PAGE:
As a T-shirt at the Merriweather Post Pavilion last night put it, "The Grateful Dead are not the best at what they do -- they're the only ones who do it." No one else in rock 'n' roll even vaguely resembles the Dead's rolling, tumbling rhythms, slowly accumulating harmonies and gradually unwinding solos. Depending on the patience of the listener, the effect can either be hypnotically entrancing or numbingly boring.
The California sextet was not at its best last night as the tempos, solos and vocals tended to bog down from a lack of energy and direction. Nonetheless, the band roused itself often enough to cast its one-of-a-kind aural ambience and even produce a few galvanizing moments.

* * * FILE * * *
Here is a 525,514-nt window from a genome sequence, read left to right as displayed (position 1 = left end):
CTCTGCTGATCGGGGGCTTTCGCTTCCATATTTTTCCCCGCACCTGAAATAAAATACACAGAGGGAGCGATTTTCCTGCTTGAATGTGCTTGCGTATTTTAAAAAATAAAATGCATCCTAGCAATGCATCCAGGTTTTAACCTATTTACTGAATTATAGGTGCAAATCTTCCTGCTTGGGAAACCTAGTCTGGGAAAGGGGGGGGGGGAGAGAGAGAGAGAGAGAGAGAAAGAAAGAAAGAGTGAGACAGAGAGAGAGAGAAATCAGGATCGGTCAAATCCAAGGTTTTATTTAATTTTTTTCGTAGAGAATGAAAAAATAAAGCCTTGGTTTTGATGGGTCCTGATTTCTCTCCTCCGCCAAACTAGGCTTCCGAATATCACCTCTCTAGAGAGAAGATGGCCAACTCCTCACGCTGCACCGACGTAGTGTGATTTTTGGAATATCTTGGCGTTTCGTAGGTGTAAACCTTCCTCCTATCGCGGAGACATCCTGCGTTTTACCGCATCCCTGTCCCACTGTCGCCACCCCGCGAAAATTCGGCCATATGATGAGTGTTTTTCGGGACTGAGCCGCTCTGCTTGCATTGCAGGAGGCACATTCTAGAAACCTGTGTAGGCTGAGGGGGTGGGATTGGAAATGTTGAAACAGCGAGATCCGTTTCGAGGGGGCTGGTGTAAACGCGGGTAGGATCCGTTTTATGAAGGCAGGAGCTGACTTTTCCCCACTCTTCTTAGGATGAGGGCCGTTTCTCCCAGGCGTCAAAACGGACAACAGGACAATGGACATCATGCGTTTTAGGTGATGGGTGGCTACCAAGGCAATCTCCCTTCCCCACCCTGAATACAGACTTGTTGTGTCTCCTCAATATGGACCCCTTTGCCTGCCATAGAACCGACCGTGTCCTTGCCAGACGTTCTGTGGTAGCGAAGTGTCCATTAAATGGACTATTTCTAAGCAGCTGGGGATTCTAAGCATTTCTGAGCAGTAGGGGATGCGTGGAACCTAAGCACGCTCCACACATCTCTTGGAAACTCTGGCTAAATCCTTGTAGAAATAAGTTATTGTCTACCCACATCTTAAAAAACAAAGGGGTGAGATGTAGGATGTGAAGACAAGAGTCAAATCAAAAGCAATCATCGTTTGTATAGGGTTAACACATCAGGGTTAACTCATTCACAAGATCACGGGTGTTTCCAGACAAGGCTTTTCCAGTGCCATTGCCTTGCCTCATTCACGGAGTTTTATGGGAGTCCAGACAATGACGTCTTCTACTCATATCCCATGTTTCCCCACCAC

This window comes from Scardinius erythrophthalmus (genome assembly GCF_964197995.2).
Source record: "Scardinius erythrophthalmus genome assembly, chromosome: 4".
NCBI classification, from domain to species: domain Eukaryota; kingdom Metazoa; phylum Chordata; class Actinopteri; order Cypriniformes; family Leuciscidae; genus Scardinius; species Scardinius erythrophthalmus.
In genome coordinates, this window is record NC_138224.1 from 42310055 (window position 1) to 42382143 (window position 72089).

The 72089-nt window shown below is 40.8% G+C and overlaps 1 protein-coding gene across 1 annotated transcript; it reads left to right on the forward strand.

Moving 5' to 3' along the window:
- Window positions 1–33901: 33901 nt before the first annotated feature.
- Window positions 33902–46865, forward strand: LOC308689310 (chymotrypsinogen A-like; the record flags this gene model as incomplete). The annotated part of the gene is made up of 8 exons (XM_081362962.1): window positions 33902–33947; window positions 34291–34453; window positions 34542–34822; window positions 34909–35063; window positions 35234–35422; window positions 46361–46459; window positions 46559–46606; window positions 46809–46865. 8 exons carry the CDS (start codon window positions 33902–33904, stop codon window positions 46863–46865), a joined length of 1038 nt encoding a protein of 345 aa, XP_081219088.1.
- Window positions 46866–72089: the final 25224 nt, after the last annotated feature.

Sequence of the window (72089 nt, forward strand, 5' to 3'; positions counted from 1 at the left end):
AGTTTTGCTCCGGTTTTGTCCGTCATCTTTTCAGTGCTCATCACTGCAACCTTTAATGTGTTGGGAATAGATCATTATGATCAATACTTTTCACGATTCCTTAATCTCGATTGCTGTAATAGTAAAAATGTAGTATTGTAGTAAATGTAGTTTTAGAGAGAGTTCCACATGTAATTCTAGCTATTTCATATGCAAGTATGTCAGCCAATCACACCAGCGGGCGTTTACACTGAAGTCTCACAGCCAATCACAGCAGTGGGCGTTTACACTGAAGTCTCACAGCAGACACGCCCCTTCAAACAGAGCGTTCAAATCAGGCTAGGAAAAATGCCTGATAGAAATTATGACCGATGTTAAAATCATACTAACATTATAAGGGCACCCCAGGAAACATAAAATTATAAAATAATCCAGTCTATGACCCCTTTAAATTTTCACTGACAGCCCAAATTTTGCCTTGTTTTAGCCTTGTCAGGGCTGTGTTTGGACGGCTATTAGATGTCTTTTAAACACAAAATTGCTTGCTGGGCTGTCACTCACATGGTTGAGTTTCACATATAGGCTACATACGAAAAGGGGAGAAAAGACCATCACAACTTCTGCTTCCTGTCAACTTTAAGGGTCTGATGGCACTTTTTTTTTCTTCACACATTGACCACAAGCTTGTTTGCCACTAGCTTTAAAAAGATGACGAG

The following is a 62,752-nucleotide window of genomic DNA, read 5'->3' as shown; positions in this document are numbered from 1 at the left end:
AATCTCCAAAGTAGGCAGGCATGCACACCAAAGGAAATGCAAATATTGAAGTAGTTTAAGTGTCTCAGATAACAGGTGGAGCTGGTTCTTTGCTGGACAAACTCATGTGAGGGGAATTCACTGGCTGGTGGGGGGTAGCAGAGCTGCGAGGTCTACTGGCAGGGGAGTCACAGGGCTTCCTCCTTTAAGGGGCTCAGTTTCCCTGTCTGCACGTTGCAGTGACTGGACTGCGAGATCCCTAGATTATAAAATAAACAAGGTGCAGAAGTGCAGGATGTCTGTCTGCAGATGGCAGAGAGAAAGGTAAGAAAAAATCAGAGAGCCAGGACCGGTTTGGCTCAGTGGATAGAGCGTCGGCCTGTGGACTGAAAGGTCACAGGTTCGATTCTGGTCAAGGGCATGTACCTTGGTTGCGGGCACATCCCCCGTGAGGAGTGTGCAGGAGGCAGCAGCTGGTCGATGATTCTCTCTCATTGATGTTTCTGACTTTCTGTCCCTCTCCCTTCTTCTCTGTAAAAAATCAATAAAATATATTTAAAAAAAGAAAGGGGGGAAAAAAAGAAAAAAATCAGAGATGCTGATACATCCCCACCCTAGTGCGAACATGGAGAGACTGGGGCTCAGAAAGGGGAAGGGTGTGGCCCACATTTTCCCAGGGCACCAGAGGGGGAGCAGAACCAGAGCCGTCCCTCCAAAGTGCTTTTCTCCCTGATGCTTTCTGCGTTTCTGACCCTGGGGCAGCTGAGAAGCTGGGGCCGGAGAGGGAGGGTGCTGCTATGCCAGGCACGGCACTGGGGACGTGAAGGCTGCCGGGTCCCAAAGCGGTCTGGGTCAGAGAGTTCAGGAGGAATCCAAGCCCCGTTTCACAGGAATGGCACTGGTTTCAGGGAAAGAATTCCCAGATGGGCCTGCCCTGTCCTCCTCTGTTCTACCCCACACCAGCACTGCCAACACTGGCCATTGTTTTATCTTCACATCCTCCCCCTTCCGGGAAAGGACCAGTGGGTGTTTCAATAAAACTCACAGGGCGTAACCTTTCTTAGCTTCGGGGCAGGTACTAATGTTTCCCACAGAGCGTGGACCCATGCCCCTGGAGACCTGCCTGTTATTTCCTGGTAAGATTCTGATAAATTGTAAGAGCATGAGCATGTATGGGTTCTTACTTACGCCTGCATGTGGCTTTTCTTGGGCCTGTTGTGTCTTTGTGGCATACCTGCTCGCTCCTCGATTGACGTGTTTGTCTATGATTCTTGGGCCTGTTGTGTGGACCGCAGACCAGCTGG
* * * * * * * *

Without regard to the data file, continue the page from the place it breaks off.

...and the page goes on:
Those moments included the dramatic ballad "Looks Like Rain," powerfully sung by Bob Weir; the old eulogy "He's Gone," which built its harmonies slowly and elegantly; and the up-tempo "Sugar Magnolia," which pitted Weir's rock 'n' roll vocal and rhythm guitar against Jerry Garcia's psychedelic bluegrass picking. Low points included a sluggish cover of Steve Winwood's "Gimme Some Lovin' " and Garcia's mumbling vocal on the drowsy "Stella Blue." The Grateful Dead return to Merriweather tonight. -- Geoffrey Himes